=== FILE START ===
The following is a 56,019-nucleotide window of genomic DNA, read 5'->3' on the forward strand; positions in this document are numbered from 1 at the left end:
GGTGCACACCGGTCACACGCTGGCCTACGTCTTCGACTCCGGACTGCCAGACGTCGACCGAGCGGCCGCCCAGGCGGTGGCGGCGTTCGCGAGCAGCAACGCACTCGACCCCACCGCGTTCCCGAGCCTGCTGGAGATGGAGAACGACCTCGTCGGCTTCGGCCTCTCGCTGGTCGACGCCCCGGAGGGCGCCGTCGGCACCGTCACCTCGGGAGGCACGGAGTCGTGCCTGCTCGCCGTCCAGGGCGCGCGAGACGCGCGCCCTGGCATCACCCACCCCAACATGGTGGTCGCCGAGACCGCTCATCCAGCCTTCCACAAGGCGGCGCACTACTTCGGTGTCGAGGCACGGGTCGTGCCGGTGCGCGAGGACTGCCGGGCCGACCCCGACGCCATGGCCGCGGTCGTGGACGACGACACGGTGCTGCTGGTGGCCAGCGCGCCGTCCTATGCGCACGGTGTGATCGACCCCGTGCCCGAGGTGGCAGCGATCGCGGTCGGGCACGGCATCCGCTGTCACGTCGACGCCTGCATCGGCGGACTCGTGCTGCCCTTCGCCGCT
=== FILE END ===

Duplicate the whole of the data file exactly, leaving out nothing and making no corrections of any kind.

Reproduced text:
The following is a 56,019-nucleotide window of genomic DNA, read 5'->3' on the forward strand; positions in this document are numbered from 1 at the left end:
GGTGCACACCGGTCACACGCTGGCCTACGTCTTCGACTCCGGACTGCCAGACGTCGACCGAGCGGCCGCCCAGGCGGTGGCGGCGTTCGCGAGCAGCAACGCACTCGACCCCACCGCGTTCCCGAGCCTGCTGGAGATGGAGAACGACCTCGTCGGCTTCGGCCTCTCGCTGGTCGACGCCCCGGAGGGCGCCGTCGGCACCGTCACCTCGGGAGGCACGGAGTCGTGCCTGCTCGCCGTCCAGGGCGCGCGAGACGCGCGCCCTGGCATCACCCACCCCAACATGGTGGTCGCCGAGACCGCTCATCCAGCCTTCCACAAGGCGGCGCACTACTTCGGTGTCGAGGCACGGGTCGTGCCGGTGCGCGAGGACTGCCGGGCCGACCCCGACGCCATGGCCGCGGTCGTGGACGACGACACGGTGCTGCTGGTGGCCAGCGCGCCGTCCTATGCGCACGGTGTGATCGACCCCGTGCCCGAGGTGGCAGCGATCGCGGTCGGGCACGGCATCCGCTGTCACGTCGACGCCTGCATCGGCGGACTCGTGCTGCCCTTCGCCGCT